The importance of these traditions is felt deeply by the French state, which fights to preserve and develop its culture perhaps harder than any other country in the world. Private companies, which also strive to maintain French traditions in arenas as diverse as haute couture, pottery and, of course, food, are perfect examples of this. The fruits of these efforts are evident in the subsidized arts, notably the film industry, and in the lavishly endowed and innovative museums and galleries. From colonial history to fishing techniques, aeroplane design to textiles, and migrant shepherds to manicure, an array of impressive collections can be found across the nation. Inevitably, however, first place must go to the fabulous displays of fine art in Paris, a city which has nurtured more than its fair share of the finest creative artists of the last century and a half, both French – Monet and Matisse for example – and foreign, such as Picasso and Van Gogh.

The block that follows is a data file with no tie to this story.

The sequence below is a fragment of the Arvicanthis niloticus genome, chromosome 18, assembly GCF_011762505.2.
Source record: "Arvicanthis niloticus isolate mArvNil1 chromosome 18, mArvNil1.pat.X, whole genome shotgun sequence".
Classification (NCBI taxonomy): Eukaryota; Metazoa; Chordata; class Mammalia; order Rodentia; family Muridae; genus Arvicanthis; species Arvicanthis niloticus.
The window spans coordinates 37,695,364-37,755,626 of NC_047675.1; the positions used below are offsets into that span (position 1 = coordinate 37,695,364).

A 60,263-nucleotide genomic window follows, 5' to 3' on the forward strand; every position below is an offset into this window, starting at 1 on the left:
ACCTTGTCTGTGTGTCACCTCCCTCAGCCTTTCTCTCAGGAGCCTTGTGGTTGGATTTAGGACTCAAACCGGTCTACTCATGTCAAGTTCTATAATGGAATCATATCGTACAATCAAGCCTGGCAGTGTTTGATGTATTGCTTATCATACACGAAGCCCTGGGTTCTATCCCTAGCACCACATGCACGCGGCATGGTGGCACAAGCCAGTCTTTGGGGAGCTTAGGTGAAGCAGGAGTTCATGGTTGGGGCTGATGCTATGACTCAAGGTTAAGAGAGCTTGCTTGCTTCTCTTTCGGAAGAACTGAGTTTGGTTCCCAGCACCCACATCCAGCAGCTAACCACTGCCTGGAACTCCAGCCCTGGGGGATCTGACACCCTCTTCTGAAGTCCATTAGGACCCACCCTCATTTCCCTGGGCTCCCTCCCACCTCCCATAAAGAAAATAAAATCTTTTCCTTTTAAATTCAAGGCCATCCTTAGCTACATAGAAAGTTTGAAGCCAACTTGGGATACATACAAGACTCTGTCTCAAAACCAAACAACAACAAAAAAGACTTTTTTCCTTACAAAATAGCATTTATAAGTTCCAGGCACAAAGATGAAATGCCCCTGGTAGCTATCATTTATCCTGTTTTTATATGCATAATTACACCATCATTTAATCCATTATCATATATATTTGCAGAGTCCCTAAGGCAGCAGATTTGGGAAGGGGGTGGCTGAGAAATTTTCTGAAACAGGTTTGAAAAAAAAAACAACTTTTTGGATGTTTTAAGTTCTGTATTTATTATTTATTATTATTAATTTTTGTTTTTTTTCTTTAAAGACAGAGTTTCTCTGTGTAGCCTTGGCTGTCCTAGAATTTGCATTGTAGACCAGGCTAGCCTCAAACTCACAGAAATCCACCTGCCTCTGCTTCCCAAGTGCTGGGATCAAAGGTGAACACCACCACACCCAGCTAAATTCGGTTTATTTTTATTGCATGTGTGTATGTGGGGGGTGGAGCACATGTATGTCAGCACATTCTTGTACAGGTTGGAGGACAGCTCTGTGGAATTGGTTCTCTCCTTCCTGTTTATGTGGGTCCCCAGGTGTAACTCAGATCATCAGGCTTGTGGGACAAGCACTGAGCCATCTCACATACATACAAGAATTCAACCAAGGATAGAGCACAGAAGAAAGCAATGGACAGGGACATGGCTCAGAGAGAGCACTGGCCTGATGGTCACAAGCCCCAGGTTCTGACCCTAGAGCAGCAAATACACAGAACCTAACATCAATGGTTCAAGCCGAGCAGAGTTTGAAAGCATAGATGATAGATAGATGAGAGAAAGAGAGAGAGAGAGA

French cuisine is as varied as it's landscape, as the creator of the Michelin Star, France takes its food reputation seriously. Dive in deep to France's food and drink culture, that will have you eager to travel to France as soon as you can.
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From traditional village boulangeries cooking fresh bread and croissants to high-class restaurants, you'll notice the always pleasant aroma of delicious dishes being cooked. Popular recipes to look out for include ratatouille, bourguignon and crepes. Drink-wise, France boasts some of the best wines, and of course, there is Champagne.